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>  News Releases >   2009 >   March

Dartmouth professor receives National Science Foundation CAREER award

Dartmouth College Office of Public Affairs • Press Release
Posted 03/19/09 • Media Contact: Susan Knapp (603) 646-3661

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Tanzeem Choudhury
Tanzeem Choudhury (photo by Joseph Mehling '69)

Tanzeem Choudhury, an assistant professor of computer science at Dartmouth, was recently honored with an award from the Faculty Early Career Development (CAREER) Program at the National Science Foundation (NSF). The award recognizes and supports the activities of teacher/scholars early in their careers, and the awardees are often considered emerging leaders in their respective fields. Recipients are selected for career development plans that integrate research and teaching.

Choudhury works on developing computational techniques to better understand and predict human behavior and social interactions.

“I use sensors to make sense of people,” said Choudhury, talking about using mobile sensors, tiny computers that can be embedded virtually anywhere, such as on a person or in cell phones.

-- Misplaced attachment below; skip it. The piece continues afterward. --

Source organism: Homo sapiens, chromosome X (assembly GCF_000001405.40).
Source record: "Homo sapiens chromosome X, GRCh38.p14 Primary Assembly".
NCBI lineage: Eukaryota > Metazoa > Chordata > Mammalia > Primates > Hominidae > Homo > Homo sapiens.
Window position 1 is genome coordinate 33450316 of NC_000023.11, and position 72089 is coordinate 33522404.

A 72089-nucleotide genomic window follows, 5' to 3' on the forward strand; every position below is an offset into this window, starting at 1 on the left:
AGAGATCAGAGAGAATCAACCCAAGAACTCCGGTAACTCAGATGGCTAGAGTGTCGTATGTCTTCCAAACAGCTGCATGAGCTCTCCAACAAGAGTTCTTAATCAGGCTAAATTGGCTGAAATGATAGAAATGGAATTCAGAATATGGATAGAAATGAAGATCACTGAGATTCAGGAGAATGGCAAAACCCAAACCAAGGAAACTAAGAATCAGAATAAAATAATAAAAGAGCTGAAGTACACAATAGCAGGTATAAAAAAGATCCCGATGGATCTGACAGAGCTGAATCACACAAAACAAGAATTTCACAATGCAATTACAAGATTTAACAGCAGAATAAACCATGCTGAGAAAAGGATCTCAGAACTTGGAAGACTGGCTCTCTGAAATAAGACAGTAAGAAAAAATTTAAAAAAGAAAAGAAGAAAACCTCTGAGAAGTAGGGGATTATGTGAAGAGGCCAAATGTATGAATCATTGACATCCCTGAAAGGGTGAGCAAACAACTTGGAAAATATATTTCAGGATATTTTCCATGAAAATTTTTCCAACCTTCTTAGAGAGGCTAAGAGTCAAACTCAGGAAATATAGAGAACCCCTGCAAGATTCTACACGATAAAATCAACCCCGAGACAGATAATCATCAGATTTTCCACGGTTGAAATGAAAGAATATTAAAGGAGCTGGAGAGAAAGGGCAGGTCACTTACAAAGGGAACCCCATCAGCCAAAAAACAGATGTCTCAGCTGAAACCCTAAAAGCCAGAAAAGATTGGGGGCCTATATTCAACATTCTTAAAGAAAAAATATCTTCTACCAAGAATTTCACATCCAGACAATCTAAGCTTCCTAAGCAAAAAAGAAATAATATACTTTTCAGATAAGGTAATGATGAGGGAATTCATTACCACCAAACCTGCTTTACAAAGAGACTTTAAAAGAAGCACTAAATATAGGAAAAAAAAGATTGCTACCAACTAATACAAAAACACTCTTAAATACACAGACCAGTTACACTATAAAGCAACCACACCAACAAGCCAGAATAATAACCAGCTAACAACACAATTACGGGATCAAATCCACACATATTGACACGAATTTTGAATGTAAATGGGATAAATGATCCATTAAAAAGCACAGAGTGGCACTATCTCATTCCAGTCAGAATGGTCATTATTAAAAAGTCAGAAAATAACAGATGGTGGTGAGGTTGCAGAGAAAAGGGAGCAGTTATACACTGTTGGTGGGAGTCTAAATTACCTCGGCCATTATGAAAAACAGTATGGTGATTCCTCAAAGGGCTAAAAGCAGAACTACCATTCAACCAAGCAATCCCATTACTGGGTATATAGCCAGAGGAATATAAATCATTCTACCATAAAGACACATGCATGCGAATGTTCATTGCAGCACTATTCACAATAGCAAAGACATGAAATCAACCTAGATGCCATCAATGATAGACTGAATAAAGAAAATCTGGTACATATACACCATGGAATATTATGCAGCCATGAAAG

Research supported by this award works toward developing new community-based techniques for capturing, recognizing, and interpreting human activities from body-worn sensors. Choudhury is building machine-learning methods that can collectively learn about behaviors within a group of people with minimal human supervision and can adapt to new activities and new environments.

“We are developing a community-guided learning paradigm, which leverages people’s social ties and behavioral similarities,” said Choudhury. She reported that the research in human behavior modeling has the potential to transform community health assessment by collecting detailed and nuanced clinically-relevant information continuously, inexpensively, and unobtrusively, over long periods of time. Choudhury will collaborate with medical researchers to evaluate the usefulness of the technology in measuring the degree of independence among the elderly and social interactions among high-functioning autistic children.

Other Dartmouth professors who have been honored with NSF Career Awards in the last five years include Devin Balkcom, Christopher Bailey-Kellogg, Amit Chakrabarti, Fabio Pellacini, and Sean Smith in the computer science department; Petia Vlahovska and Reza Olfati-Saber at the Thayer School of Engineering; Kristina Lynch, Barrett Rogers, and Robert Caldwell in physics and astronomy; David Peterson in the linguistics and cognitive science program, and David Bucci in psychological and brain sciences.

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